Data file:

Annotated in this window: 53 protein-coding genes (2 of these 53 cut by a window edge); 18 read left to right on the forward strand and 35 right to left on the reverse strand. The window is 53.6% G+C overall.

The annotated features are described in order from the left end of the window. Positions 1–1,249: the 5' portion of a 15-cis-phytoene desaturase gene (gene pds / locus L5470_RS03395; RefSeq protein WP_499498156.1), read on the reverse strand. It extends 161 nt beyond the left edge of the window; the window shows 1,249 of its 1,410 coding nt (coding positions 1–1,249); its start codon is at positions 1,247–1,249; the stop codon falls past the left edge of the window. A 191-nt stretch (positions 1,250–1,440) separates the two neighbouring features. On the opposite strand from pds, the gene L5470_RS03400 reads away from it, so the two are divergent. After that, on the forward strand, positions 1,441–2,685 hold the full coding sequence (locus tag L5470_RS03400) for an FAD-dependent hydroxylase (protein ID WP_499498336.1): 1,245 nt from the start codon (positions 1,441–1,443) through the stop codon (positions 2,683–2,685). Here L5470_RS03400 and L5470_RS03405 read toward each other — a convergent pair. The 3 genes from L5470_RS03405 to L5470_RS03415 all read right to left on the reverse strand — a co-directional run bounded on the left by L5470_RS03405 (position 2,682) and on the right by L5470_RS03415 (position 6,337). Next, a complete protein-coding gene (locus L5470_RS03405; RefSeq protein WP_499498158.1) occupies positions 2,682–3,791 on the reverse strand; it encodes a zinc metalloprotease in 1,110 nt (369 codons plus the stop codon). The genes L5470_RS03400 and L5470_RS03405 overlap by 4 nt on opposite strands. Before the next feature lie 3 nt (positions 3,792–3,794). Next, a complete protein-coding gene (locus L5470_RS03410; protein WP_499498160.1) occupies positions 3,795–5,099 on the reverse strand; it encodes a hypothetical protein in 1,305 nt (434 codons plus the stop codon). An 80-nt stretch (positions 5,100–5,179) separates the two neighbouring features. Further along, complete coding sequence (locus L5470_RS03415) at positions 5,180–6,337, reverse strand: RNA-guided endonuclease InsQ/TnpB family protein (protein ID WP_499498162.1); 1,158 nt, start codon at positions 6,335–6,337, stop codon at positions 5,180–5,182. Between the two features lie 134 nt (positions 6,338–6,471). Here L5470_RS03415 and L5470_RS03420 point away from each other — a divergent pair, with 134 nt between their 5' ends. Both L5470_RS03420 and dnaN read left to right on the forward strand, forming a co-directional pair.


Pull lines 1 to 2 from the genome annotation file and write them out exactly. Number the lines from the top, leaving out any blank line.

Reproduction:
Annotated in this window: 53 protein-coding genes (2 of these 53 cut by a window edge); 18 read left to right on the forward strand and 35 right to left on the reverse strand. The window is 53.6% G+C overall.

The annotated features are described in order from the left end of the window. Positions 1–1,249: the 5' portion of a 15-cis-phytoene desaturase gene (gene pds / locus L5470_RS03395; RefSeq protein WP_499498156.1), read on the reverse strand. It extends 161 nt beyond the left edge of the window; the window shows 1,249 of its 1,410 coding nt (coding positions 1–1,249); its start codon is at positions 1,247–1,249; the stop codon falls past the left edge of the window. A 191-nt stretch (positions 1,250–1,440) separates the two neighbouring features. On the opposite strand from pds, the gene L5470_RS03400 reads away from it, so the two are divergent. After that, on the forward strand, positions 1,441–2,685 hold the full coding sequence (locus tag L5470_RS03400) for an FAD-dependent hydroxylase (protein ID WP_499498336.1): 1,245 nt from the start codon (positions 1,441–1,443) through the stop codon (positions 2,683–2,685). Here L5470_RS03400 and L5470_RS03405 read toward each other — a convergent pair. The 3 genes from L5470_RS03405 to L5470_RS03415 all read right to left on the reverse strand — a co-directional run bounded on the left by L5470_RS03405 (position 2,682) and on the right by L5470_RS03415 (position 6,337). Next, a complete protein-coding gene (locus L5470_RS03405; RefSeq protein WP_499498158.1) occupies positions 2,682–3,791 on the reverse strand; it encodes a zinc metalloprotease in 1,110 nt (369 codons plus the stop codon). The genes L5470_RS03400 and L5470_RS03405 overlap by 4 nt on opposite strands. Before the next feature lie 3 nt (positions 3,792–3,794). Next, a complete protein-coding gene (locus L5470_RS03410; protein WP_499498160.1) occupies positions 3,795–5,099 on the reverse strand; it encodes a hypothetical protein in 1,305 nt (434 codons plus the stop codon). An 80-nt stretch (positions 5,100–5,179) separates the two neighbouring features. Further along, complete coding sequence (locus L5470_RS03415) at positions 5,180–6,337, reverse strand: RNA-guided endonuclease InsQ/TnpB family protein (protein ID WP_499498162.1); 1,158 nt, start codon at positions 6,335–6,337, stop codon at positions 5,180–5,182. Between the two features lie 134 nt (positions 6,338–6,471). Here L5470_RS03415 and L5470_RS03420 point away from each other — a divergent pair, with 134 nt between their 5' ends. Both L5470_RS03420 and dnaN read left to right on the forward strand, forming a co-directional pair.